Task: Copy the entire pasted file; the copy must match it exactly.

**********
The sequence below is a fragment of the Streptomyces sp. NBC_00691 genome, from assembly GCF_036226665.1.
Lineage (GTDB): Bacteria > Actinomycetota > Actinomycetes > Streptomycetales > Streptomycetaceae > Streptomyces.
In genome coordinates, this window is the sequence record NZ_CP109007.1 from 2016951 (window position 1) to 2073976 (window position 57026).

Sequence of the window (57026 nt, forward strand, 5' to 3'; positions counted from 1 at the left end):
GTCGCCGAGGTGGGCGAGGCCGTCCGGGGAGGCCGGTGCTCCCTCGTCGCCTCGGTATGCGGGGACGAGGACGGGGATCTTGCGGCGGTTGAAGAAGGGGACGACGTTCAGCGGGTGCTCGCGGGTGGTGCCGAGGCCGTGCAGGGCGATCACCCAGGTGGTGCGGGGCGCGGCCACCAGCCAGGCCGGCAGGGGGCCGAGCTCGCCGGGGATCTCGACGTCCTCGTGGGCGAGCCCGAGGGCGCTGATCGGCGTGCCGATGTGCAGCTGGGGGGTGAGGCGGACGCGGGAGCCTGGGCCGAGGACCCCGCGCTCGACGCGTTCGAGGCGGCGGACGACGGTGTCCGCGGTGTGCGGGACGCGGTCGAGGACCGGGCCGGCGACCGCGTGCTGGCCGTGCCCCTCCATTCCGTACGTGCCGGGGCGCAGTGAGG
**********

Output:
The sequence below is a fragment of the Streptomyces sp. NBC_00691 genome, from assembly GCF_036226665.1.
Lineage (GTDB): Bacteria > Actinomycetota > Actinomycetes > Streptomycetales > Streptomycetaceae > Streptomyces.
In genome coordinates, this window is the sequence record NZ_CP109007.1 from 2016951 (window position 1) to 2073976 (window position 57026).

Sequence of the window (57026 nt, forward strand, 5' to 3'; positions counted from 1 at the left end):
GTCGCCGAGGTGGGCGAGGCCGTCCGGGGAGGCCGGTGCTCCCTCGTCGCCTCGGTATGCGGGGACGAGGACGGGGATCTTGCGGCGGTTGAAGAAGGGGACGACGTTCAGCGGGTGCTCGCGGGTGGTGCCGAGGCCGTGCAGGGCGATCACCCAGGTGGTGCGGGGCGCGGCCACCAGCCAGGCCGGCAGGGGGCCGAGCTCGCCGGGGATCTCGACGTCCTCGTGGGCGAGCCCGAGGGCGCTGATCGGCGTGCCGATGTGCAGCTGGGGGGTGAGGCGGACGCGGGAGCCTGGGCCGAGGACCCCGCGCTCGACGCGTTCGAGGCGGCGGACGACGGTGTCCGCGGTGTGCGGGACGCGGTCGAGGACCGGGCCGGCGACCGCGTGCTGGCCGTGCCCCTCCATTCCGTACGTGCCGGGGCGCAGTGAGG